All this flexibility would be pointless if it couldn’t help the 32AV713B produce some good pictures. So it’s a relief that the set’s image reproduction outperforms its price point by a comfortable margin. In fact, we’d say its pictures are better than those of last year’s 32AV635D, which itself was no slouch for its money.
The area where the 32AV713B’s pictures most obviously seem to improve over those of its predecessor is brightness. There’s much more punch to images post calibration, as the set doesn’t need to sacrifice as much light output as before to deliver a decent black level response.
This allows pictures to have a generally more dynamic appearance, especially when showing dark scenes. And it further allows colours to look more luminous, for want of a better word, as well as more natural. After all, it’s easier to see subtle tonal shifts and thus stop swathes of colour looking plasticky or cartoony when there’s more brightness behind them.
Yet more good news finds motion being very well handled for a true budget TV, with impressively little of cheap LCD’s usual resolution loss and smearing. HD pictures look decently – though not world-beatingly – sharp and detailed too, and the set is also a good upscaler of standard definition, despite not carrying Toshiba’s Resolution+ detail-boosting processor.
It goes without saying, of course, that the 32AV713B’s pictures don’t entirely escape the shackles of its price point. For instance, while its images look punchy, black parts of the picture still exhibit slightly more greyness over them than you’d expect to see with good mid-price (£450-£500) 32in TVs. Especially when a scene contains a mixture of bright and dark elements.
We noted a tiny bit of input lag too, which might marginally disadvantage serious online gamers, and while motion blur is well handled, there’s definitely evidence of judder. Next, the set falls foul of LCD’s usual limited viewing angle issue, whereby contrast and colour reduce dramatically if you have to watch from an angle greater than 40 degrees or so. And finally we weren’t impressed by the picture’s presets at all, finding the Cinema one in particular miles wide of the mark.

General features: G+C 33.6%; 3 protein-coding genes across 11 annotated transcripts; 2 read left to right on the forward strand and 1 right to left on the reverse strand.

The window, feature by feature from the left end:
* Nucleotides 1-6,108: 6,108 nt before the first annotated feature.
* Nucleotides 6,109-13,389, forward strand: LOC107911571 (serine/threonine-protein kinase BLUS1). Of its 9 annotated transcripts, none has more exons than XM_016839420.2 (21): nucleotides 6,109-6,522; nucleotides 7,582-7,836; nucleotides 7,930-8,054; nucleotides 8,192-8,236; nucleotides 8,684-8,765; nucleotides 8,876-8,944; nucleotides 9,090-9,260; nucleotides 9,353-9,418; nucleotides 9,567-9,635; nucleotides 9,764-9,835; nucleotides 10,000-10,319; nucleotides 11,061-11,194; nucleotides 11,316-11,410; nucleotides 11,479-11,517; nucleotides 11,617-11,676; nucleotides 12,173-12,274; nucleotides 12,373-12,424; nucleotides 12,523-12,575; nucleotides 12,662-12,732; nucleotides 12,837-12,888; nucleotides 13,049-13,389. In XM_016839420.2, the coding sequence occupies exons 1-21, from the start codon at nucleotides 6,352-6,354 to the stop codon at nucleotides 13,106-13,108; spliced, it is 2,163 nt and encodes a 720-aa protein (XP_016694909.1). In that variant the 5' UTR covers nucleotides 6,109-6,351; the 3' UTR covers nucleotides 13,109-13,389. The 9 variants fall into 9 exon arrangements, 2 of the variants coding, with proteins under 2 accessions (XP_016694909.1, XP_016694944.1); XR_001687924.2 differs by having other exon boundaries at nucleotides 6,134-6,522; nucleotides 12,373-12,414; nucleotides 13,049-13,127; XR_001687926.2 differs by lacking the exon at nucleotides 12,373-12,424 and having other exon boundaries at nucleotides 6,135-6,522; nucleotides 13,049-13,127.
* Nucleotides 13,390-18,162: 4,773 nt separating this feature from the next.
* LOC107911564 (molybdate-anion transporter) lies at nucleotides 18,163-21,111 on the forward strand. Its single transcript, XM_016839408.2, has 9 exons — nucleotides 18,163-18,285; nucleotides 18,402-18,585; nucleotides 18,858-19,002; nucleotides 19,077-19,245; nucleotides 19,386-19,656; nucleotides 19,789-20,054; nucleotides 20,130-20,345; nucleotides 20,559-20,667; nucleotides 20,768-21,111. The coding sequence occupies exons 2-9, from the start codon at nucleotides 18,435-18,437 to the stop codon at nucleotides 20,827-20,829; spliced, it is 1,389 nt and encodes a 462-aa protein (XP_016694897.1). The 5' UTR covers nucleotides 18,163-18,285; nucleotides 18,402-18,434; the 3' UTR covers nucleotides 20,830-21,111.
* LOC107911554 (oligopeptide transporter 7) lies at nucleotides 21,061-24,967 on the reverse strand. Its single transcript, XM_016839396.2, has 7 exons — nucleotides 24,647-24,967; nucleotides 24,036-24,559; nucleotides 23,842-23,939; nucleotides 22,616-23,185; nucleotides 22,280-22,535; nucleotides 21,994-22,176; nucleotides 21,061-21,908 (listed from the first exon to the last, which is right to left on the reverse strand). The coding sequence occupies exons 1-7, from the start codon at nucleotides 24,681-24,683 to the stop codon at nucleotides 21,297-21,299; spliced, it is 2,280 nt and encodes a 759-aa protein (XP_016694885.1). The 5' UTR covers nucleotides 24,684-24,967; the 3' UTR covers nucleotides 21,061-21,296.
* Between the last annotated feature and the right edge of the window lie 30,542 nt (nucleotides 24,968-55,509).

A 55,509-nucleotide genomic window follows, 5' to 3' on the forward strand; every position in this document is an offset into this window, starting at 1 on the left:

But the TV provides enough tools to get round this latter point. And when it comes to many of the other failings, they’re either more or less universal to LCD TVs generally, or else they’re only notable in relation to improvements you might expect if you spent more money elsewhere. None of the 32AV713B’s picture flaws actually look at all bad in the context of its ridiculously low price.
Shame, then, that the 32AV713B can’t muster a decent soundstage to keep those fine pictures company. The speakers tucked somewhere within the 32AV713B’s body – it’s actually quite hard to tell exactly where its sound is coming from! – are alarmingly short of both raw power and dynamic range, resulting in a soundstage that sounds thin, boxed in and muddy even when under relatively little stress. So you can imagine how unsatisfying things start to sound during a good Hollywood action scene.
Judged on its picture quality alone, the 32AV713B would have bagged an overall score of 9 and a coveted TrustedReviews Recommended badge. Not because its pictures are mind-blowingly brilliant in the context of the TV world at large, but because they are streets ahead of anything else we can think of at the set’s puny price point. And when you’re talking about a TV as cheap as this, you simply have to mark it according to its market context.
The set’s emphatically underwhelming audio, though, leaves us with no choice but to knock the set down to an overall mark of 8. In fact, it’s sufficiently bad that the overall mark might even become a seven for anyone looking for a TV to watch a lot of action films on.
How we test televisions
We test every TV we review thoroughly over an extended period of time. We use industry standard tests to compare features properly. We’ll always tell you what we find. We never, ever, accept money to review a product.
Score in detail
Image Quality 8
Sound Quality 5